(WACO, Texas) – Texas State Technical College Culinary Arts students are ready to make their dreams come true when they graduate this spring.
“I feel as if this program has prepared me for more than I ever imagined,” said Mikhaila Hoffman of College Station. “The long-term goal is to eventually own my own bakery. That probably won’t happen for a while, but that’s been my dream for a long time. I feel more prepared than I thought I would.”
Equipping students with the skills they need to find employment in the food industry is the crux of the Culinary Arts program’s curriculum. Students learn food sanitation and safety practices, proper handling of kitchen equipment, menu planning, catering and nutrition.
The Culinary Club’s vice president, Dequan Carter, of Waco, praised instructors’ knowledge and encouragement of their students.
“TSTC is a great program, the chefs are always there to help, and the skills they teach you will be needed in any well-established restaurant,” Carter said. “They teach you great knife skills that will help you in the long run. Skills that I didn’t have are now refined with the help of the chefs.”
Students can work toward an Associate of Applied Science degree in Culinary Arts or certificates of completion such as Culinarian, Culinary Assistant and Culinary Specialist. Each program requires sanitation and safety courses, but specialty classes like International Cuisine and Advanced Pastry Shop offer students the chance to discover what they are passionate about.
“My favorite class would have to be International Cuisine because we make foods from around the world,” said Emmanuel Walker of Waco. “It gives you a sense of what other cultures and regions have to offer.”
Vickie Bradford, of Corsicana, makes the hourlong commute several times a week to attend classes at the Greta W. Watson Culinary Arts Center at the Waco campus. She voiced her appreciation for the program’s specialty baking classes and the experience she has gained at TSTC.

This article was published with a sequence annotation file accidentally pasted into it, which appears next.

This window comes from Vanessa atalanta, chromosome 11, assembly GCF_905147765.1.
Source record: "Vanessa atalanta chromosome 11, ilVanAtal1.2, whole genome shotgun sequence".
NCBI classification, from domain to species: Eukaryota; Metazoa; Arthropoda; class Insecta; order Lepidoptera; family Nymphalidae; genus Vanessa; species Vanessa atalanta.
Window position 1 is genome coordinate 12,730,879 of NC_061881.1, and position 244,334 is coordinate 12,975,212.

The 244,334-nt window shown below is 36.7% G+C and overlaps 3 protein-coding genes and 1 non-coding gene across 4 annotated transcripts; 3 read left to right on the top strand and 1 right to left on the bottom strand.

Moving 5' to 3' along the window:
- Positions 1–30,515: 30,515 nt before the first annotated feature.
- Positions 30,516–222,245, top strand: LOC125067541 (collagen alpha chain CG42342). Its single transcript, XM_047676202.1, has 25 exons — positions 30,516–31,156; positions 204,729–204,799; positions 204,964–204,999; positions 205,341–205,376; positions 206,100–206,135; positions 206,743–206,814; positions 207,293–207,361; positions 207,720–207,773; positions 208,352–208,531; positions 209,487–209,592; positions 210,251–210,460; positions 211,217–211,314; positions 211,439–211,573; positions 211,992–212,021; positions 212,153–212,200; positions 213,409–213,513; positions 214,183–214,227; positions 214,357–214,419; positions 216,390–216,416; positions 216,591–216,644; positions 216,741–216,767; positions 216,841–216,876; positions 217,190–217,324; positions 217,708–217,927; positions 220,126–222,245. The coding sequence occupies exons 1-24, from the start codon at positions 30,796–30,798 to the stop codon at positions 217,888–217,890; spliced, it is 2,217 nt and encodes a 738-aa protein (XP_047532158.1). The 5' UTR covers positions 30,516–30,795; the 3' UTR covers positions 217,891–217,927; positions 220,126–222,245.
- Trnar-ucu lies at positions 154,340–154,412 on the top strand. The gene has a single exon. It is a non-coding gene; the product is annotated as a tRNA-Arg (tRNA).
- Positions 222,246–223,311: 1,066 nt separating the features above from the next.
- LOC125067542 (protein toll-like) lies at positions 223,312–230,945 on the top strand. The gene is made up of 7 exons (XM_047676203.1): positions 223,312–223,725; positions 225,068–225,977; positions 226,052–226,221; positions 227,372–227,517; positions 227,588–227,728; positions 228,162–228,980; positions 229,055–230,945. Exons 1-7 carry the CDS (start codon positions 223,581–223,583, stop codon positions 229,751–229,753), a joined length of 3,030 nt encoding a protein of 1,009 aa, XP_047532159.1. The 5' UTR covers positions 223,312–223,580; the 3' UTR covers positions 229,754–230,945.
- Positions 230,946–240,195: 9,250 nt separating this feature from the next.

“Baking is my passion. I love making pound cake, pineapple upside-down cake and lemon cake,” Bradford said. “I have a couple of favorite classes that I’m going to miss, but the top of my list would be Chef Brown’s baking class — it was very challenging and fun. I enjoyed her class because at first I thought it would be a piece of cake. Wrong!”
Students develop skills they need to own and operate their own establishments, such as hospitality supervision and management. They learn proper plate presentation, sauce creation, and butchering and cooking of meat, poultry, seafood and game.
Walker is an aspiring restaurant owner and SkillsUSA competitor. Students like him gain confidence in their abilities and ambitions during their time at TSTC.
“My experience here has been one of the best adventures in my life. The skills that I have learned are all of the things that I would need to be successful,” Walker said. “I see myself possibly starting my own restaurant. It may take some time, but with the right motivation and consistency, I’d be able to do more than own a restaurant and start a small franchise.”
According to the U.S Bureau of Labor Statistics and onetonline.org, Texas currently employs the second-most restaurant cooks in the nation. The market is booming for Culinary Arts students like these, who are just starting their careers and ready to claim their dreams, one step at a time.
“I’ve always loved cooking from a young age, and I want to be a head chef sometime in the future. My parents moved to the U.S. for me so I could have better opportunities,” Carter said. “I’m going to keep pushing for my goals to be the best that I can be, no matter what comes my way.”
Registration continues for the summer and fall semesters at TSTC. For more information, go to tstc.edu.